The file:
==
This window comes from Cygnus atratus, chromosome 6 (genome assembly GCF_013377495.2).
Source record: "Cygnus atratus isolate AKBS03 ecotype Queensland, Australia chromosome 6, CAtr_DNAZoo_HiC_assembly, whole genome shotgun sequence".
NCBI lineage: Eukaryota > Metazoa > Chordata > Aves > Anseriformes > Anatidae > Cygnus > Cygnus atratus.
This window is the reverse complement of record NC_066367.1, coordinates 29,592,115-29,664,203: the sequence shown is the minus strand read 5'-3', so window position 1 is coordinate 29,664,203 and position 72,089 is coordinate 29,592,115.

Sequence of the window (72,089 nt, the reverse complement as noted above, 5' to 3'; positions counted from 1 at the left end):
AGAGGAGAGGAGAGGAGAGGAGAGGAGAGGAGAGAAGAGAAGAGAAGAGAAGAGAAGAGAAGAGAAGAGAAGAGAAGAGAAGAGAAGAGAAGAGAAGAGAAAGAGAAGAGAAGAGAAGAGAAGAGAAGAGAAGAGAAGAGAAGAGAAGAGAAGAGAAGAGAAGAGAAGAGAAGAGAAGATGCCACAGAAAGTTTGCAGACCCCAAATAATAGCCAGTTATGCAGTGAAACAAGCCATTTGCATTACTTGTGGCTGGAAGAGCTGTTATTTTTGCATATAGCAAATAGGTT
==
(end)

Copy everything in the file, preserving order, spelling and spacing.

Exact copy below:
This window comes from Cygnus atratus, chromosome 6 (genome assembly GCF_013377495.2).
Source record: "Cygnus atratus isolate AKBS03 ecotype Queensland, Australia chromosome 6, CAtr_DNAZoo_HiC_assembly, whole genome shotgun sequence".
NCBI lineage: Eukaryota > Metazoa > Chordata > Aves > Anseriformes > Anatidae > Cygnus > Cygnus atratus.
This window is the reverse complement of record NC_066367.1, coordinates 29,592,115-29,664,203: the sequence shown is the minus strand read 5'-3', so window position 1 is coordinate 29,664,203 and position 72,089 is coordinate 29,592,115.

Sequence of the window (72,089 nt, the reverse complement as noted above, 5' to 3'; positions counted from 1 at the left end):
AGAGGAGAGGAGAGGAGAGGAGAGGAGAGGAGAGAAGAGAAGAGAAGAGAAGAGAAGAGAAGAGAAGAGAAGAGAAGAGAAGAGAAGAGAAGAGAAGAGAAAGAGAAGAGAAGAGAAGAGAAGAGAAGAGAAGAGAAGAGAAGAGAAGAGAAGAGAAGAGAAGAGAAGAGAAGAGAAGATGCCACAGAAAGTTTGCAGACCCCAAATAATAGCCAGTTATGCAGTGAAACAAGCCATTTGCATTACTTGTGGCTGGAAGAGCTGTTATTTTTGCATATAGCAAATAGGTT